The Bolsheviks had a lot of support from the peasants, much more than the Whites had. This was because the Whites treated the peasants very harshly in the areas they controlled. Furthermore, they had close ties with the old aristocracy, which led to even more hatred.
The most important economic reason was Lenin's implementation of war communism. His plan was very important as it ensured that the military received its necessary supplies on time.
Lenin's political leadership was, of course, a very important reason. His decision to introduce war communism was one of the most critical to the Red Army victory. In contrast, the Whites had ineffective and weak leadership provided by the different leaders of varied beliefs and ideals.
Lenin hoped to move gradually into Communism through economic reforms. The Civil War increased the need for this to be implemented, as the soldiers needed food and other supplies. The peasants also had to supply the Red Army with food to continue fighting. The Reds needed clothes and other equipment if they wanted to win the war. As such, Lenin made the critical and crucial decision to introduce a great economic programme to help the Bolsheviks win the war. This programme was known as War Communism.
War Communism in terms of Agriculture
Communism was implemented in terms of agriculture in 1917, to supply the soldiers with enough food later on. The first measures of peasant land seizure were put in place, followed by nationalisation of all land - meaning the state now owned the land. However, it was put under the peasants' control, basically meaning that they had the use of the land and they could do whatever they liked with it.
Insufficient grain was reaching the cities for certain reasons, so the government introduced grain requisitioning. Excess food (as deemed by the government) was seized, often with Cheka support. THe government paid a very low price for this grain and there was, of course, widespread resistance to this. Most peasants would rather burn their crops and kill their livestock than hand them over to the Cheka. However, being found out would mean terrible consequences for the offenders. This resulted in an acute shortage of food and a great famine in 1920 and 1921 respectively. About 7.5 million Russians died from starvation and disease during the civil war.
War Communism in terms of Industry
All large-scale businesses were nationalised too, and without compensation. This was extended to all businesses with ten or more people by the end of 1918. In conjunction with communism, all private trade was abolished. The government controlled the people's food with ration cards and the workers were paid through food rations. The workers were directed where to work and strikes were made illegal.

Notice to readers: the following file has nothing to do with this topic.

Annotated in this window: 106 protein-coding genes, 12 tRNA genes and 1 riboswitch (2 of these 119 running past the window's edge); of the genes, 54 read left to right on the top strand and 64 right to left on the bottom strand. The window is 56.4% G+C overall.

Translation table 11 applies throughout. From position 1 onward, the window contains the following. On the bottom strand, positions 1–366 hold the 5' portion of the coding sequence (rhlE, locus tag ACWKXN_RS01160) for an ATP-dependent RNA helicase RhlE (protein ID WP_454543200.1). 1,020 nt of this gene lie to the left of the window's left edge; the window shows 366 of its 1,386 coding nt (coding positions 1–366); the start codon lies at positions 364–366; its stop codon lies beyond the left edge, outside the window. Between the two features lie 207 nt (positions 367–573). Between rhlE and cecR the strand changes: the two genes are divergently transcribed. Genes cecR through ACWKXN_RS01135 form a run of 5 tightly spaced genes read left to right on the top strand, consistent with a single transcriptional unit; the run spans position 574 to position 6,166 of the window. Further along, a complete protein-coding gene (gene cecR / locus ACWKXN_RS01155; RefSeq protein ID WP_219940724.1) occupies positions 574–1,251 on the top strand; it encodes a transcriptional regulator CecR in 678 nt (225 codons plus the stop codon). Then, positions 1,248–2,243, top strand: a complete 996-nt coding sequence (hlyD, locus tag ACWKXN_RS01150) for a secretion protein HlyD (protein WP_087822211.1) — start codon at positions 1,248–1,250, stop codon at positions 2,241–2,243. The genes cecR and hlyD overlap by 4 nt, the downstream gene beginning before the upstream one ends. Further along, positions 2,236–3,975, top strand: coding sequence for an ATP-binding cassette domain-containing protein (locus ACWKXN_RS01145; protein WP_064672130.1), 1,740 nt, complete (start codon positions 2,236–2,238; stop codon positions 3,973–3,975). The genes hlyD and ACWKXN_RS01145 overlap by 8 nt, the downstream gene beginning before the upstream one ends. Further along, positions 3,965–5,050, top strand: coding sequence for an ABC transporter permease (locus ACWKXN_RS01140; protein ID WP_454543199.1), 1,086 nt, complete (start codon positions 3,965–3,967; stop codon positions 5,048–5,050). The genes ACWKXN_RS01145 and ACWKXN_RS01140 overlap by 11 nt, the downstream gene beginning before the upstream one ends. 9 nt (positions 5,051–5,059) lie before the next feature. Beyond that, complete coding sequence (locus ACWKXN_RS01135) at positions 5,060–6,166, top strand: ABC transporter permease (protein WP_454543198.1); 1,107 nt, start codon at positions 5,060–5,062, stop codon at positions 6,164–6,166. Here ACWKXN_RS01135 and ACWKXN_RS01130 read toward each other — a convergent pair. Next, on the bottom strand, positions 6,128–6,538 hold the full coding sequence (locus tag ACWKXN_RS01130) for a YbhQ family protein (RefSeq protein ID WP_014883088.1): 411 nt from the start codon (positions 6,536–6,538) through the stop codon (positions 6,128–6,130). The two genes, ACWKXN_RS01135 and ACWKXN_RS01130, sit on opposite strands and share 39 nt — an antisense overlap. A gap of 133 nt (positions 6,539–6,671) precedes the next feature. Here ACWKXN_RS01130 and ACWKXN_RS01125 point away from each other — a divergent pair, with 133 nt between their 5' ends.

Although the industries did function and the Red Army was supplied, industrial production declined. Starving workers went into the countryside to look for food and the distribution and trasnportation system was in such bad shape that the extra strain put on them by the civil wars caused them to collapse almost completely. Factories had to close down as raw materials were not reaching them on time and fuel was in short supply. There had been many illegal strikes by the time the civil war ended, as workers had become increasingly dissatisfied with War Communism.
Impact of War Communism
Although War Communism helped the Bolsheviks to win the civil war, it was a VERY unsuccessful economic programme, which caused the near-collapse of the Russian economy in 1921. There was a lot of resentment among the peasants and the workers, as can be seen from the numerous large-scale uprisings and riots in the coutryside and towns.
War communism had introduced the people to two key features of the Communist state: nationalisation of land and businesses, and government planning and control of the economy. However, it was clearly evident that the plan was not working, so Lenin dropped War Communism in 1921 and instead adopted the New Economic Policy (or NEP).
Lenin's NEP was implemented to rebuild the Russian economy. Basically, some old capitalist forms of trading were reintroduced. Private ownership of smaller industries was permitted, but communism in the form of government control over industries such as banking and power supplies was still present.
The NEP was quite a success until the 1920s, when Lenin died. His successor decided not to continue with the NEP after that.
Events that led to the Revolution
Stalin vs. Trotsky